Why Saudi Arabia is changing

The management of the city’s airport has some advice if you miss your flight from Dammam: spend the night in Bahrain. Whatever you do, try not to take that as a sign that you should avoid time in Saudi if you can. 

The CMME team has been out in force across Saudi Arabia over the last two months as we put the finishing touches on the Construction Machinery Show in Jeddah. Our missed flight was just one memorable episode among many picked up during a two-week marathon that saw whistle-stop tours of Dammam and Riyadh. In between was an extended stay in Jeddah where we got to see first hand the development of the Corniche.

Unfortunately our attempts to take a trip to the Kingdom Tower site were thwarted by traffic and general confusion among almost everyone we met of how to get there. I can see why the Kingdom is building metros, roads, and rail. Getting around is not easy.

Talking to a contractor in Riyadh about it, he just shrugged his shoulders and said “well, this is Saudi”.

I’ve heard that phrase a lot in 2013 although mostly from people working but not living inside the Kingdom. It’s normally complemented by a knowing look of acceptance. A phrase that says that is the way it is, it never changes. I worry that saying it may be a sign of ignorance, especially in the three cities I visited.

Go to a mobile shop just before it re-opens after evening prayers, and you will be fighting for space on the pavement. This is a country that has taken to mobile technology and social media like few others. A cultural change is happening. Not in place of tradition but beside it; and that is having an inevitable effect on attitudes.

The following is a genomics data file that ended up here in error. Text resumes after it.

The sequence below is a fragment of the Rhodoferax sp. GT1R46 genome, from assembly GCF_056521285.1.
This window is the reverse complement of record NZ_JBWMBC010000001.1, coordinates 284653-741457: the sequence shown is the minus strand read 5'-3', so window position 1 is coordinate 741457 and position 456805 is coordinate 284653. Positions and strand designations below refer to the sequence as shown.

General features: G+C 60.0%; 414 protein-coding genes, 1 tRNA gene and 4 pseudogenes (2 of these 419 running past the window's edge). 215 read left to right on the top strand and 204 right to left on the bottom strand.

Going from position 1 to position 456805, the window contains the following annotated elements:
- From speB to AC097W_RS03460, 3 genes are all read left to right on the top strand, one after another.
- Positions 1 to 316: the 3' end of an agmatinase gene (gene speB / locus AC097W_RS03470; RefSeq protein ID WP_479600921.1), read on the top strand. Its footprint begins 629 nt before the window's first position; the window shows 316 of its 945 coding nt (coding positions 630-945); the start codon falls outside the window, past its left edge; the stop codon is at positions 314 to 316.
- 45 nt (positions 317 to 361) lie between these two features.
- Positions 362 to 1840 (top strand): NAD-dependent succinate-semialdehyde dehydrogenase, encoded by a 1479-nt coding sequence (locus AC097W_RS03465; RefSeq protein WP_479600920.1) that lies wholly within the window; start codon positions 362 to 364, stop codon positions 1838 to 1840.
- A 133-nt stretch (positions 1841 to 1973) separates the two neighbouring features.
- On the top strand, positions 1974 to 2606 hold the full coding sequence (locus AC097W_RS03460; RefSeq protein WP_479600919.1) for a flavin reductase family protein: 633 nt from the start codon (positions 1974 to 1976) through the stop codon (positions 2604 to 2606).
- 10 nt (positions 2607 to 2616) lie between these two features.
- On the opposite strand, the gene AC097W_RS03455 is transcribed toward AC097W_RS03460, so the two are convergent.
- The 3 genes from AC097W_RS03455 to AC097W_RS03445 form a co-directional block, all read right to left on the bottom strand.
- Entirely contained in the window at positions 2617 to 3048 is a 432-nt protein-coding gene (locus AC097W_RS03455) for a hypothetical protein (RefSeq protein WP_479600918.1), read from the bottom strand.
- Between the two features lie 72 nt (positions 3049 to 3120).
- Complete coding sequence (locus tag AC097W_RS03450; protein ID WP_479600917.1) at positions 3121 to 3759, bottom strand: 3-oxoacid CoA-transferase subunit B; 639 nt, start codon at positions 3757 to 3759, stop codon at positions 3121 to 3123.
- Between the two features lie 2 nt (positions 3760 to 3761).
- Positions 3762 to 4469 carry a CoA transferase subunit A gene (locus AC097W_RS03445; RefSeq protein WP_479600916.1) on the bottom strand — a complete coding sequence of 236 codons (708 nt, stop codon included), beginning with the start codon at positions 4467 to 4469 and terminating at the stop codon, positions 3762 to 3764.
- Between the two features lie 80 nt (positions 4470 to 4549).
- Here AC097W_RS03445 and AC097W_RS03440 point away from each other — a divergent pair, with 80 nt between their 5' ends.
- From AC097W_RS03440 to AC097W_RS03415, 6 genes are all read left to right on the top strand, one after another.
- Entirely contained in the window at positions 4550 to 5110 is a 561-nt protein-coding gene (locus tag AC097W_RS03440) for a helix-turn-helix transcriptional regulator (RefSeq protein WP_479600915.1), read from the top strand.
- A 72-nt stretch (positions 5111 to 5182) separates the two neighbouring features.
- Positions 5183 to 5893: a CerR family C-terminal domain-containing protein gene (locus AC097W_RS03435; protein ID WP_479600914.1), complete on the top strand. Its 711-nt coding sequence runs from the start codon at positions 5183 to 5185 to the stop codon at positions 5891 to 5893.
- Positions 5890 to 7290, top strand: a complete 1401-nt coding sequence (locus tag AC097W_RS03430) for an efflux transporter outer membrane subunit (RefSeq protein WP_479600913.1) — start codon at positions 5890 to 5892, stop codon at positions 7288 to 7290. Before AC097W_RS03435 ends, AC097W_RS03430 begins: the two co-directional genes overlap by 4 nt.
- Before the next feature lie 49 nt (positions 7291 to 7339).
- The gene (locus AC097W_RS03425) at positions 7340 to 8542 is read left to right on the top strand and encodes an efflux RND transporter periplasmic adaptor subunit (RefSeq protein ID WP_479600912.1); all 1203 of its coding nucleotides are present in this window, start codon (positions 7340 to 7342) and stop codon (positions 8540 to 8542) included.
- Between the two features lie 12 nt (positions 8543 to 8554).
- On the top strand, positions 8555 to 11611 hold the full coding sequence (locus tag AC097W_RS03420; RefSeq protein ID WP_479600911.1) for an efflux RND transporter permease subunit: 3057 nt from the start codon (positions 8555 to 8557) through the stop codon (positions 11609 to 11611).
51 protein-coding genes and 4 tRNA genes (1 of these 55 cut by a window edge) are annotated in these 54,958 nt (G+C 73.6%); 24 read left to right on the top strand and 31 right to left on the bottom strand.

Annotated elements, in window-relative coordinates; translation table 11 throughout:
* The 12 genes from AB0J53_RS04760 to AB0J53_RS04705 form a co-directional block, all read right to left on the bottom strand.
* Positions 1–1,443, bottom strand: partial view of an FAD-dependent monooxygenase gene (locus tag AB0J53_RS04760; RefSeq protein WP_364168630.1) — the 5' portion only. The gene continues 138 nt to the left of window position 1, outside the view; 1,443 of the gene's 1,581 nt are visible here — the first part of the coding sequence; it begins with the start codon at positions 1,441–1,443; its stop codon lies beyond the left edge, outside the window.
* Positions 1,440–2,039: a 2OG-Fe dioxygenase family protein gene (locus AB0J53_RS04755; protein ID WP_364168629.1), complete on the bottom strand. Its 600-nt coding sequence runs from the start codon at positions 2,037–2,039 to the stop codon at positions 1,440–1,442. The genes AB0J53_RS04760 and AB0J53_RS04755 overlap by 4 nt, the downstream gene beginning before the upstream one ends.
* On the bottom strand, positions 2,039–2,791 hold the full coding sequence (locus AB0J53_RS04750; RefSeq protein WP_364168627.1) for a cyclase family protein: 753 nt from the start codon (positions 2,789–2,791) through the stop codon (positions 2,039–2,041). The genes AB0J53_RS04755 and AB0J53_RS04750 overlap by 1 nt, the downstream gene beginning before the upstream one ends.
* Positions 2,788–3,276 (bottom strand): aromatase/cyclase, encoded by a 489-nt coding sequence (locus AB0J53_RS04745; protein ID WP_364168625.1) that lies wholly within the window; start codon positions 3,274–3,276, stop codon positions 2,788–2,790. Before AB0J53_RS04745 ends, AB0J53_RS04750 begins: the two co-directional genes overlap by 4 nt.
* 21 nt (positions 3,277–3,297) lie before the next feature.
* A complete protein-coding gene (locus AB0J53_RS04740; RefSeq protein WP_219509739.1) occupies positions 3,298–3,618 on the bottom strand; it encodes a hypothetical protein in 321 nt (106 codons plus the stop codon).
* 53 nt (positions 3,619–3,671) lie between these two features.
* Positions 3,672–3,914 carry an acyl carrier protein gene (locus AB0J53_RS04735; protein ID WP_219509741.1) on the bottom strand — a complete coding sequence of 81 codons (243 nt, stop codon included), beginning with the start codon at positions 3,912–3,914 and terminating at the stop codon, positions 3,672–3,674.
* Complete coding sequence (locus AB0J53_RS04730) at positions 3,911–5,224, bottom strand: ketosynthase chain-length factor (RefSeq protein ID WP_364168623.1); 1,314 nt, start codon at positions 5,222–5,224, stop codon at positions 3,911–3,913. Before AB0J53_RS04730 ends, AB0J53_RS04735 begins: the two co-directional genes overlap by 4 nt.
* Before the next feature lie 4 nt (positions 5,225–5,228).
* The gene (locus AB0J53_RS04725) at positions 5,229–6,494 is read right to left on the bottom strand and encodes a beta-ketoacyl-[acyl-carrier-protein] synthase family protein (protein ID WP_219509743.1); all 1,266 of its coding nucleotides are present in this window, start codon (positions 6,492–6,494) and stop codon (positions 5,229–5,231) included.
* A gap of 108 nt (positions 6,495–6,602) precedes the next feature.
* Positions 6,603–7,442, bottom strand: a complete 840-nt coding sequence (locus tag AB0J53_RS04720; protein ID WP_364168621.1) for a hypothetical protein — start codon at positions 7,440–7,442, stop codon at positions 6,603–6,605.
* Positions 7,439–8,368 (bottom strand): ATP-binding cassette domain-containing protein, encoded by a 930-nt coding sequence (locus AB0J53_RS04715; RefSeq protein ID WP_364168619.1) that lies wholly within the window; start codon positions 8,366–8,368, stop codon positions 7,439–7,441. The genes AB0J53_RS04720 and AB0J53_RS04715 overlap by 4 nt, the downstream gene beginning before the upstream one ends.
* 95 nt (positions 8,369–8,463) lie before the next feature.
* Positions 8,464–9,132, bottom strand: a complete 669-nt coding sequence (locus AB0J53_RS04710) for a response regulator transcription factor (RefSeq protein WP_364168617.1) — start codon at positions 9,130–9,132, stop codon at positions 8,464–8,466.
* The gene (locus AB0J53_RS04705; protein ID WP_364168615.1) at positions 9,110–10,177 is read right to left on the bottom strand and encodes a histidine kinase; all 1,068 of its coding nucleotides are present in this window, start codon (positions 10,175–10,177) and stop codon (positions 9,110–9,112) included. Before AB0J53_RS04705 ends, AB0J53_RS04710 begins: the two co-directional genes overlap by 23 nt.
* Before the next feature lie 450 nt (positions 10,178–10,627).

People I met who provide a bridge with Saudi and the outside world such as traders and distributors are embracing changes to technology, bringing in enlightened attitudes to their businesses: growing by evolving.

CMME interviews Raad Abduljawad, the managing director of Saudi Diesel Equipment Company, this month. He is a man that has recognised that for his company to keep moving he has to embrace change. Similarly I met Abdulaziz Al Bassam of GTE just before we went to press. A young man who is taking on his father’s progressive vision but also bringing new ideas of his own.

There will be more of that in a future issue of CMME, but for now enjoy our Saudi Arabia special, a look at a country that is a lot more forward thinking than it is often given credit for.

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